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Designing a child bike seat is all about finding the safest solution. It should be practical, versatile, and good-looking – but above all, safe to use. At the Thule Test Centre, all designs are put through the hardest real-world challenges imaginable.
Henrik Eriksson is Global Design Director at Thule and has been involved in the design of many products that are used by active parents around the globe.
Do you ever get feedback from parents who use the products you design?
“Yes, and it is a great feeling when people appreciate what we do. They are engaged, and usually in a good way! But to be honest, there are many active parents both in the design department and at other departments at Thule. We use our own products and I think we learn a lot from them.”
How do you design a product like a child bike seat? Something that should be safe, easy to use, durable… and look good, too?
“It’s teamwork, really. At the design department, we deal with product identity and form language. The way things look and feel. When it comes to other things – such as functionality and quality – there are a number of different departments in the process. Then we act as advisors.
Sometimes, this advice is very hands-on. Say that we are talking about a way to have two child bike seats on a single bike. How can we do that, safely and practically? How does a parent manage to get two kids – who are tired after a long day – into the seats? We have lots of opinions and thoughts. We try to “be” the user. This is where our own personal experiences as designers and parents matter.”
Speaking of child bike seats, the biking trend is huge now.
“Sure. And it’s very cool to think about the bike and what a genius invention it is. I mean, you could look at a bike from the 1880s and still recognize it for what it is. Obviously, a new bike is different, but much of the original design is there.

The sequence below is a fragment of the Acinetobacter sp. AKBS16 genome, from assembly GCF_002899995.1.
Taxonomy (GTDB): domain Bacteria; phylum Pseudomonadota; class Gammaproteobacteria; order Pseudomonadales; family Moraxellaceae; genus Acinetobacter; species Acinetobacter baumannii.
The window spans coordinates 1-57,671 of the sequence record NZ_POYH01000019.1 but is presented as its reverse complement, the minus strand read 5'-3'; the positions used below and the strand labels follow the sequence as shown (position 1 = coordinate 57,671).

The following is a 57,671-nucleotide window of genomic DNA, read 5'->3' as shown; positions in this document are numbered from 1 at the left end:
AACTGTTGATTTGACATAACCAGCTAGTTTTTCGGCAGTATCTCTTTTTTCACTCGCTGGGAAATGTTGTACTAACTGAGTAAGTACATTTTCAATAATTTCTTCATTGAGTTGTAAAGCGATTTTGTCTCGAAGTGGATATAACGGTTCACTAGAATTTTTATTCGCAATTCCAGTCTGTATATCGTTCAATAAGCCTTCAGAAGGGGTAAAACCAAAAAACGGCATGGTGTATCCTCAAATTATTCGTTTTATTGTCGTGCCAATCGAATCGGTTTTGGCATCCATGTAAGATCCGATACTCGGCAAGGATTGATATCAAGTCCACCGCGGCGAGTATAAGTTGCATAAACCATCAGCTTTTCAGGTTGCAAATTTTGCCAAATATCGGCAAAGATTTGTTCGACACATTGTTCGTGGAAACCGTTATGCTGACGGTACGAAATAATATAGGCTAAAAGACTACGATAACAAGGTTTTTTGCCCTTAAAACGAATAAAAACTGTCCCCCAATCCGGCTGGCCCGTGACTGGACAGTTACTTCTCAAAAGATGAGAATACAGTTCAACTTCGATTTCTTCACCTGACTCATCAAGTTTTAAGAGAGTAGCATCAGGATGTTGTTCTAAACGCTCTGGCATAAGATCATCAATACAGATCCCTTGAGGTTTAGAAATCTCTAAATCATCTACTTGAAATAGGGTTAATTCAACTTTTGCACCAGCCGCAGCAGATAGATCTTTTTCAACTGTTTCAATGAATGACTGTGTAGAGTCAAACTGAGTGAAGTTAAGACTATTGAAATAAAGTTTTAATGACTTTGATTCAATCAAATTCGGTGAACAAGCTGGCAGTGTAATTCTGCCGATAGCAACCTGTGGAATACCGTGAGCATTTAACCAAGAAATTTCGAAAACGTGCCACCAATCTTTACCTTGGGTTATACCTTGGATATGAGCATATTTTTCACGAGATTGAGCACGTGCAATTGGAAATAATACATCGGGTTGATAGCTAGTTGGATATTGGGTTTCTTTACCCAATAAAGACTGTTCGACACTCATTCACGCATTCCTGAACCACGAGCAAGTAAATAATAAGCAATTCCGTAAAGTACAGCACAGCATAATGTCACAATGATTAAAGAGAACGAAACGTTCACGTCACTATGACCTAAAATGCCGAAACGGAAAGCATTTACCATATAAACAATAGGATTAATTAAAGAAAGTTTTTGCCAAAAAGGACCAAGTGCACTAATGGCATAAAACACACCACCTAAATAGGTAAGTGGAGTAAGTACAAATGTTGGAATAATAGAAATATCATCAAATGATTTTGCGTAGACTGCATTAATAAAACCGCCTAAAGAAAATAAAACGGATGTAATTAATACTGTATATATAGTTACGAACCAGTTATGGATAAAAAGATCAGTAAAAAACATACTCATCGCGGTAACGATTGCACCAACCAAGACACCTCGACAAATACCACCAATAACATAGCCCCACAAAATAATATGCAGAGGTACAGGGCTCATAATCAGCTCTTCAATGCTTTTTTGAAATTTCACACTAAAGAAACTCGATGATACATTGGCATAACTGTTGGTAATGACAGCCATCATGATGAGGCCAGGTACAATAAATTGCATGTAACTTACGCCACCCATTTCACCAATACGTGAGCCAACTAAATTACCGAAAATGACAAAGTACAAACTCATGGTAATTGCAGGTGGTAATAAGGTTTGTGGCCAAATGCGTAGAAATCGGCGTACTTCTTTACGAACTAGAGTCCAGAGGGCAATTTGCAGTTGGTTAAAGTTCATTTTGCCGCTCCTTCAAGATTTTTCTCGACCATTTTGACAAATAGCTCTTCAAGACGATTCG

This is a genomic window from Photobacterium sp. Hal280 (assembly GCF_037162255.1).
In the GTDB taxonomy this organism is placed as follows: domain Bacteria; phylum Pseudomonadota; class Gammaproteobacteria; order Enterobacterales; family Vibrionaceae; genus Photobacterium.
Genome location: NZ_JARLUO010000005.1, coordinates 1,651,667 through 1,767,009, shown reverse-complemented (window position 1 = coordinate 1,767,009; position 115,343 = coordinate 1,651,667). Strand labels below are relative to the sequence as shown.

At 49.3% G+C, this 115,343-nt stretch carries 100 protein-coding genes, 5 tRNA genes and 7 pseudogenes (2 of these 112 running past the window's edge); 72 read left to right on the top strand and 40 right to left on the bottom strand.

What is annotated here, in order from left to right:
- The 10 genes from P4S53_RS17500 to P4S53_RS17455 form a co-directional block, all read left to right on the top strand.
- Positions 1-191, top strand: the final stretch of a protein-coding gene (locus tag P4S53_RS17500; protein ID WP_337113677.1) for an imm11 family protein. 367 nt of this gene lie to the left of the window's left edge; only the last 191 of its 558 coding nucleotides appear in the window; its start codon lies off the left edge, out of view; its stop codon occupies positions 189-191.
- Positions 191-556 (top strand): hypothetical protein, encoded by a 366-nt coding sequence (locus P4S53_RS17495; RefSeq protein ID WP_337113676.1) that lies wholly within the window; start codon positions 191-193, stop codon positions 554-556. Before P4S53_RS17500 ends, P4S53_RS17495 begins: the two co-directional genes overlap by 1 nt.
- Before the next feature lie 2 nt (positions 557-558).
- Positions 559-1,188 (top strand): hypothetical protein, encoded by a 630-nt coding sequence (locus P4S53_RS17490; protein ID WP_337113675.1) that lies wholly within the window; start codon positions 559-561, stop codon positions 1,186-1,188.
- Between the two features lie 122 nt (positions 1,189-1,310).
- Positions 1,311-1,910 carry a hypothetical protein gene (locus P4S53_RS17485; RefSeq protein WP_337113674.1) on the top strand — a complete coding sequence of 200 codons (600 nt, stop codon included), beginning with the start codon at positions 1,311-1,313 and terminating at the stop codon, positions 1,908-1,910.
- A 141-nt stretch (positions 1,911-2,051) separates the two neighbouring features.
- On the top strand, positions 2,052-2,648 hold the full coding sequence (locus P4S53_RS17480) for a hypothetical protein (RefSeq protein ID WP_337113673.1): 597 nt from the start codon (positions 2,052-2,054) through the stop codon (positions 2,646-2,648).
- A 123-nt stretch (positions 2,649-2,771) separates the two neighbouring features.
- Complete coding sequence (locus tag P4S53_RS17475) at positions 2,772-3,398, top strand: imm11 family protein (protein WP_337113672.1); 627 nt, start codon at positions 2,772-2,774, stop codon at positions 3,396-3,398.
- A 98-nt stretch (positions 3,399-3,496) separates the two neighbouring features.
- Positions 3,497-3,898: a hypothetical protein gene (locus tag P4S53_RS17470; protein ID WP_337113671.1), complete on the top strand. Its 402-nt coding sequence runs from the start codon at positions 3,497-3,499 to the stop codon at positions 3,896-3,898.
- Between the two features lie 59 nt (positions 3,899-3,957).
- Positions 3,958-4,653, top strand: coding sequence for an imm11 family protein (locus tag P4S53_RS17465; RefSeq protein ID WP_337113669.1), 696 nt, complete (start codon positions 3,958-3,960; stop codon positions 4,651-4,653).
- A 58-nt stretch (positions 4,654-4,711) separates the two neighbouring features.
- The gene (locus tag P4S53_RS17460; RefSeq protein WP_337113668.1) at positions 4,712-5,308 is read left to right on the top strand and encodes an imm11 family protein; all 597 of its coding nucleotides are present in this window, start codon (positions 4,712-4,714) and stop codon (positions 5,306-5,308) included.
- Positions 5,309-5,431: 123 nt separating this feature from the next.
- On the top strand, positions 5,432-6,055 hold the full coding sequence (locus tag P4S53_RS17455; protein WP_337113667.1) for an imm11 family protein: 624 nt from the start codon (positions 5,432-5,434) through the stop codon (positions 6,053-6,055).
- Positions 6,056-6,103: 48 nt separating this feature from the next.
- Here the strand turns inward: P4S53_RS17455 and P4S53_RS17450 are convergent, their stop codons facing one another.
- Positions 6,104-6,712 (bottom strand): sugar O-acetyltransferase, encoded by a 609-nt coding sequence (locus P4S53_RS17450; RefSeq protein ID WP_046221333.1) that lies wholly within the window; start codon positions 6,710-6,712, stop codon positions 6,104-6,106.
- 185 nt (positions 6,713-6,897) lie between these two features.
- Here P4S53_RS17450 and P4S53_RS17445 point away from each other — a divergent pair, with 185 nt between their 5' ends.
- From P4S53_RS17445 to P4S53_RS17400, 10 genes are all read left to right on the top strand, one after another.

I think it’s great that more and more people see the bike as a smart way to transport themselves and their kids. I come from a country where it is quite common to commute with your bike, but for many it is a novelty. And if you are going to put your kids on your bike as well, you are going to make sure that you use the right gear.”
So let’s talk about safety. As designers, you obviously have the intention to make products that are as safe to use as possible. How do you know if you are successful? Does testing give you the answers?
“Testing is so important for us! Sure, there are certain safety standards that we need to meet, but for us, testing our products, exposing them to absurd forces and extreme situations during the design process is absolutely essential.
And for us as designers, we are there the whole way. Naturally, we are most into the preliminary phase and at the beginning of a project, but things develop over time. We test, and we change things.
Many of our products are built for something that they hopefully never will be put through – the extreme forces in an accident. And yes, of course it may seem over the top to test extremes. And, of course there are faster and easier ways to do it. But that would not be the Thule way. At the end of the day, I would say that the knowledge we get from testing different products is a huge asset when we start new projects. We learn from every step in the development process.”
The Test Center is a prominent part of the Hillerstorp facility, right?
“It is, and it is only getting bigger. It is an inspiring environment, and the fact that we are investing so much right now is great for all of us here. In the end, it gives us the tools to make even better products in the future. You can simulate lots of things, but nothing beats real life testing!”